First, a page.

Scotland politics

Scottish budget plans passed by Holyrood

Derek Mackay and Nicola Sturgeon Image copyright PA
Image caption Derek Mackay and Nicola Sturgeon struck a deal with the Scottish Greens to ensure their budget will pass

The Scottish government's budget plans for the coming year have been formally approved by the Scottish Parliament.

The budget will widen the gap between how much income tax higher earners in Scotland pay compared to the rest of the UK.

But it will also provide extra funding for education, the health service and infrastructure.

MSPs voted by 66 to 58 to approve the plans, after the SNP government struck a deal with the Scottish Greens.

As part of the agreement, councils could be given new powers to introduce taxes on workplace car parking spaces and tourism - with the government also agreeing to increase core local government funding by £90m and to hold cross-party talks on replacing the council tax.

Local authorities will also be able to increase council tax by up to 4.79% rather than 3%, with the government also committing in principle to introducing a charge on disposable drinks cups - a so-called "latte levy".

The Scottish Conservatives are strongly opposed to the workplace parking tax, which the party has claimed will hit low-paid workers hardest.

And Scottish Labour has insisted that councils were still facing a real-terms cut in core funding, which will lead to cuts to local services.

How much income tax will you pay?

Image caption Source: Fraser of Allander Institute

When he first unveiled his budget proposals, Finance Secretary Derek Mackay confirmed he would not pass on a tax break for higher earners that was announced by UK Chancellor Philip Hammond in October.

Mr Mackay has done this by freezing the higher rate threshold at £43,430 in Scotland - while it will go up to £50,000 in the rest of the UK from April.

It means people earning £40,000 in Scotland will be £130 a year worse off than their equivalents elsewhere in the UK, increasing to a gap of nearly £500 a year for those on £45,000.

The proposals also mean that everyone earning under £27,000 in Scotland - about 55% of taxpayers - will pay less income tax than those on the same salary elsewhere in the UK.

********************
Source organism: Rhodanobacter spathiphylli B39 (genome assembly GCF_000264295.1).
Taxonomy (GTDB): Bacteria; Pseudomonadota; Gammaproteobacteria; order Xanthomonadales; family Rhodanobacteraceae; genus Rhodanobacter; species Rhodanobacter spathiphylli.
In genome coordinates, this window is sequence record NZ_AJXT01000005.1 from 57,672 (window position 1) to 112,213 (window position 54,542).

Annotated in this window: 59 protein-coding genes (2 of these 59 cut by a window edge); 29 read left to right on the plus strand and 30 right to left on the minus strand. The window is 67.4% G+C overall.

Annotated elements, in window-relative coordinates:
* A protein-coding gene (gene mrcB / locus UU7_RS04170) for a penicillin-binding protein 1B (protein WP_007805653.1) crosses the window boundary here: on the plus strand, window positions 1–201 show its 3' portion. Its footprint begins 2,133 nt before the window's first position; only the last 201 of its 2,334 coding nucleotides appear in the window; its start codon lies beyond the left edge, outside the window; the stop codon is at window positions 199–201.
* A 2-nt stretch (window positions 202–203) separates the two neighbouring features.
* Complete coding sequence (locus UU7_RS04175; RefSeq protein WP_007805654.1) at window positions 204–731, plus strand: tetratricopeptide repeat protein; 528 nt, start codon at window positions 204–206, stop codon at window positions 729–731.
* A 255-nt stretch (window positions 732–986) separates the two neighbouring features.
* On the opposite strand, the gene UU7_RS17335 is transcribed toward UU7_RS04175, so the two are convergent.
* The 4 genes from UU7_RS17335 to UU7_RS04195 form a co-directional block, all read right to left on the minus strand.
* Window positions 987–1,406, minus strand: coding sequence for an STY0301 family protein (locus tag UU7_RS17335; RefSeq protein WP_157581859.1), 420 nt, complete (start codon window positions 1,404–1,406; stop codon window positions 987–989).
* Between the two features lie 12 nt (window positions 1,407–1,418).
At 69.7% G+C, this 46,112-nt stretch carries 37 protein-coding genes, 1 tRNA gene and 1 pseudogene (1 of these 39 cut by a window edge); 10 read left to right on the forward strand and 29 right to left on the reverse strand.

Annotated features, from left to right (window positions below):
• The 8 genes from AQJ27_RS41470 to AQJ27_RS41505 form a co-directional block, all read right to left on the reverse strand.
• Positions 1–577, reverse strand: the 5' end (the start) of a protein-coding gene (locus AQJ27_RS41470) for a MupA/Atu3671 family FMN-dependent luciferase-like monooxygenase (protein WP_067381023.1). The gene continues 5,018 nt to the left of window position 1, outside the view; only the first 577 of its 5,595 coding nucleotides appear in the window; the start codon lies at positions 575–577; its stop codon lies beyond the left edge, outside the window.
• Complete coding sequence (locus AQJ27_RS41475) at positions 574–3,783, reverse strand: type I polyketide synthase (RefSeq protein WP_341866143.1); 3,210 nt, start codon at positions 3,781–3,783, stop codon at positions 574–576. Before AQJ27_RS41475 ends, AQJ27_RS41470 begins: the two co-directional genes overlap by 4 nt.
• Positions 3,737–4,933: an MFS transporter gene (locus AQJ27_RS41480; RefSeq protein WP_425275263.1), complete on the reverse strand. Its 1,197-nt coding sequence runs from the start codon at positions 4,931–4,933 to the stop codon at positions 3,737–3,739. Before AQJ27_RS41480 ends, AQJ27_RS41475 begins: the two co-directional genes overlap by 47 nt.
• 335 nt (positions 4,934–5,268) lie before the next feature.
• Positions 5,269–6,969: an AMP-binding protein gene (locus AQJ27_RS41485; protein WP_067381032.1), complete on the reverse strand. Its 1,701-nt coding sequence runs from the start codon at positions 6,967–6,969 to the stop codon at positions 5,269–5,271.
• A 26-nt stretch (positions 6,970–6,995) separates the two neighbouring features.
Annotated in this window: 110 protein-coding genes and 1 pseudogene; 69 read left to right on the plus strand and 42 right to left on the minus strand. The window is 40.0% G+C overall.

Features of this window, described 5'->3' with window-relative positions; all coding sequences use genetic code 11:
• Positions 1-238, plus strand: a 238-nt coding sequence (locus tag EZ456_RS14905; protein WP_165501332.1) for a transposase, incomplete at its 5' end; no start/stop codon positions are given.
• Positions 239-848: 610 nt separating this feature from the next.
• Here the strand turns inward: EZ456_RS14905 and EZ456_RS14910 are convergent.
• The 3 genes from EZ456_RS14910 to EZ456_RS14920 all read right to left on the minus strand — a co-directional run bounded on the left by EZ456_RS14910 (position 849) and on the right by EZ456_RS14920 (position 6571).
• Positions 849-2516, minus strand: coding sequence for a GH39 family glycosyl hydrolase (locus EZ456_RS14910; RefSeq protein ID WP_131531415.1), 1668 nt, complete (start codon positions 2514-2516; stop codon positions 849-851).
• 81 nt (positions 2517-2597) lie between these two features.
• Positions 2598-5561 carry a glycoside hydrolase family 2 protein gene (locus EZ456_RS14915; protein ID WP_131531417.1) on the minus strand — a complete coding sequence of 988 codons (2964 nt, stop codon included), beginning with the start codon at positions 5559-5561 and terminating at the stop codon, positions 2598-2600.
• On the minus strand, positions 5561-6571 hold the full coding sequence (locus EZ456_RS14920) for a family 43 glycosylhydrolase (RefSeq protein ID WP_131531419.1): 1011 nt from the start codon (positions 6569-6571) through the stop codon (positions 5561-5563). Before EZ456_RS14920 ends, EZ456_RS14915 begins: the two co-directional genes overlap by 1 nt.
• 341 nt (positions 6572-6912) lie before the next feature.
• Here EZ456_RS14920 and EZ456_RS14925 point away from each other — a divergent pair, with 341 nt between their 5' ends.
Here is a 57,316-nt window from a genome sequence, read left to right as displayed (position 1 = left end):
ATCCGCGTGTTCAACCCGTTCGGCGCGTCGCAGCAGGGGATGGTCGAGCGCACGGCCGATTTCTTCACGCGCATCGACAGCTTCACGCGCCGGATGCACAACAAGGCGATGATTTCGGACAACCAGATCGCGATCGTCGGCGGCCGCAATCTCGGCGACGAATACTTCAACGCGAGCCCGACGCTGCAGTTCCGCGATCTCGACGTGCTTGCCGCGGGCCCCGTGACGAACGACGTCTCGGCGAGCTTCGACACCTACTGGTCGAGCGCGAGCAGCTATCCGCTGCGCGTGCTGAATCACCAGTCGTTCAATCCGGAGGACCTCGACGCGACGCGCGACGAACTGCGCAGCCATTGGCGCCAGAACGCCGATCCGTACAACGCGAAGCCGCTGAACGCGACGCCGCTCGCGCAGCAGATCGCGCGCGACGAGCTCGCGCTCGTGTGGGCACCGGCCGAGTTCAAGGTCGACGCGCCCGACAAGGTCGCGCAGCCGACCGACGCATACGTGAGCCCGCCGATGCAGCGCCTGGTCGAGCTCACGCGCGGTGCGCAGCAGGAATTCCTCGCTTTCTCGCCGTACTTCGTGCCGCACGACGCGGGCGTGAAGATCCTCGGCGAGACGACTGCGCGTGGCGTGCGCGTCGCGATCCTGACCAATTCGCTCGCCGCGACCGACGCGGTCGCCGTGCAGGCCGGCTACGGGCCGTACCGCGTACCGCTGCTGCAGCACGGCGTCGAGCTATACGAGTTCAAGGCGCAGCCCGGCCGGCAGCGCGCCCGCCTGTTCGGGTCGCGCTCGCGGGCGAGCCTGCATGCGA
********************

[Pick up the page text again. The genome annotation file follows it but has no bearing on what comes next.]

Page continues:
But they will only be a maximum of just over £20 a year better off, according to economists at the Fraser of Allander Institute.

Mr Mackay has also said everyone earning under about £124,000 in Scotland will pay less tax than they did last year.

What else is in the budget?

Among Mr Mackay's key pledges in his £34bn budget are:

  • A real-terms increase in the education budget, including £180m to close the attainment gap
  • An extra £730m for health and care services
  • £5bn of infrastructure investment over the coming year, including £1.7bn for transport

Read our full at-a-glance guide to the Scottish budget here.

Image caption Finance Secretary Derek Mackay has warned that a no-deal Brexit could force him to change his budget plans

What does Mr Mackay say about his budget?

The finance secretary said his budget "prepares our economy for the opportunity of the future, enables the transformation of essential public services, and builds a more inclusive and just society".

He has also insisted that "now is not the time to cut tax for the highest earners at the expense of our public services" - arguing that not passing on the tax break given to higher earners elsewhere in the UK will raise an additional £68m for Scottish public services.

But he has warned that he may have to change his budget plans if the UK leaves the EU on 29 March without a deal.

Ahead of the budget vote, the Scottish government repeated its warnings about the potential impact of a no-deal Brexit on Scotland, which it has claimed could push the country's economy into recession.

In an analysis paper, it suggests Scotland's Gross Domestic Product (GDP) could fall by up to 7%. Trade with the EU could also be "significantly impaired", with a forecast for a potential drop in Scottish exports of between 10% and 20%.

Mr Mackay has previously said he may have to introduce new budget measures if the UK leaves the EU on 29 March without a deal in place.

The UK government has argued that the best way to avoid no-deal is for MPs to back the prime minister's proposed deal with the EU - which the SNP has voted against.

What about the opposition parties?

The budget passed with the support of the Scottish Greens for the third year in a row.

The party says its agreement with the government "provides councils with longer-term stability through multi-year funding deals, greater autonomy with plans to devolve powers over local taxes, and a commitment to work on a replacement for the outdated and unfair council tax".

Co-convener Patrick Harvie said the budget was "not perfect", but had been improved by the deal with his party, and criticised other parties for not engaging constructively in talks.

However, the Scottish Conservatives have described the budget as a "triple tax bombshell" which will do nothing for the competitiveness of the Scottish economy.

Finance spokesman Murdo Fraser said it was an "omnishambles budget" which would see people pay more for fewer services.

The Tories have also accused Mr Mackay of breaking promises to voters not to bring in a tourist tax or raise council taxes by more than 3%.

Labour's James Kelly said the SNP was "kidding itself on" if it thought there wouldn't be cuts to council services, saying: "The reality of this budget it that you've got cuts, cuts and cuts all over the country."

And Scottish Lib Dem leader Willie Rennie said the Greens had been "bought very cheaply", and said his party could not back a budget which the government was using as a "stepping stone" to independence.